When a musical instrument’s strings go loose,
it sounds awful.
But you can also overtighten the strings, breaking
them or creating discord.
There’s a perfect tension to grace
and truth, which makes the gospel’s music.
The devil doesn’t care which side of
the horse we fall off of—as long as
we don’t stay in the saddle.
We need to ride the horse with one
foot in the stirrup of truth,
the other in the stirrup of grace.
In The Lion, the Witch and the Wardrobe,
Susan asks Mr. and Mrs. Beaver
about Aslan the Lion:
“Is he—quite safe? I shall feel rather nervous about
meeting a lion.” “That you will dearie, and no mistake,”
said Mrs. Beaver.
“If there’s anyone who can appear before Aslan without their knees knocking, they’re either braver than most or just plain silly.”
“Then he isn’t safe?” said Lucy.
“Safe?” said Mr. Beaver; “don’t you hear what Mrs. Beaver tells you?
Who said anything about safe?
Of course he isn’t safe.
But he’s good.
He’s the King, I tell you.”
Christ is good.
But until we understand that He’s not “safe,” until we come to grips with the truth of His uncompromising holiness, we’ll never begin to grasp His grace.
Many today try to reinvent Jesus,
giving Him a facelift.
They spin His statements for public consumption, making Him fit popular notions of the kind of Christ people want.
But Jesus is notoriously uncooperative with all attempts to repackage and market Him.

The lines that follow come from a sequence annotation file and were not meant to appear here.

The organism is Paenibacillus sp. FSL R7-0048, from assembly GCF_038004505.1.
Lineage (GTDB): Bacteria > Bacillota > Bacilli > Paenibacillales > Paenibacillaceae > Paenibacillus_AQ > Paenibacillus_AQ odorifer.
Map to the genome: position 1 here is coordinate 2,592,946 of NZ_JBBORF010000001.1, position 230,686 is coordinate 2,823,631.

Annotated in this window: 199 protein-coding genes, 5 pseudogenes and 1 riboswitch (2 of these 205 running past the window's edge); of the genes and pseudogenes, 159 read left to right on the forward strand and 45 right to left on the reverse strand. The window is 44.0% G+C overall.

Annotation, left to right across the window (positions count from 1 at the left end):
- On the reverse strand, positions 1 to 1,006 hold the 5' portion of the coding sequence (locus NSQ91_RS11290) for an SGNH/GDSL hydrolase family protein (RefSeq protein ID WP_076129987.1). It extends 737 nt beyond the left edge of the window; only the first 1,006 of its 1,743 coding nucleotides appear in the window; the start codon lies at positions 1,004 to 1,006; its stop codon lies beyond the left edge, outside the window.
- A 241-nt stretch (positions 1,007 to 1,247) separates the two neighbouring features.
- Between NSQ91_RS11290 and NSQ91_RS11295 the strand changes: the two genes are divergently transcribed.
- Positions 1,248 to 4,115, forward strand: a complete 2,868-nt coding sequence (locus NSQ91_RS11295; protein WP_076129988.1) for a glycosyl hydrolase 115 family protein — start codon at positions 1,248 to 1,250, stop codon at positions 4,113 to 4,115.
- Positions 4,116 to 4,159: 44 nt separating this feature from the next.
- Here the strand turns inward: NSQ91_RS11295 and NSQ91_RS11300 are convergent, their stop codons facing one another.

He’s not looking for image-enhancers.
We’re to follow Him as servants,
not walk in front of Him as a PR entourage.
When Jesus walked this earth,
many people didn’t recognize Him.
They were looking for the Messiah
as a powerful lion, bringing judgment on His enemies.
But they overlooked the passages showing Him coming as a lamb:
He was oppressed and afflicted,
yet he did not open his mouth;
he was led like a lamb to the slaughter, and as a sheep before her shearers is silent, so he did not open his mouth.
ISAIAH 53: 7
The lamb appears
“looking as if it had been slain”
Revelation 5: 6
This seems a picture of weakness.
But suddenly men are hiding themselves from the
“wrath of the Lamb”
Rev. 6: 16
“They will make war against the Lamb, but the Lamb will overcome them because
He is Lord of lords and King of kings”
Rev. 17: 14
At the end of
The Voyage of the Dawn Treader,
the children see a bright white lamb, speaking in a “sweet milky voice.”
As they talk, suddenly
“his snowy white flushed into tawny gold and his size changed and he was Aslan himself, towering above them
and scattering light from his mane.”
The lamb of grace is the lion of truth.
Sometimes we see Him as one, sometimes the other.
Always He is both.
GRACE & TRUTH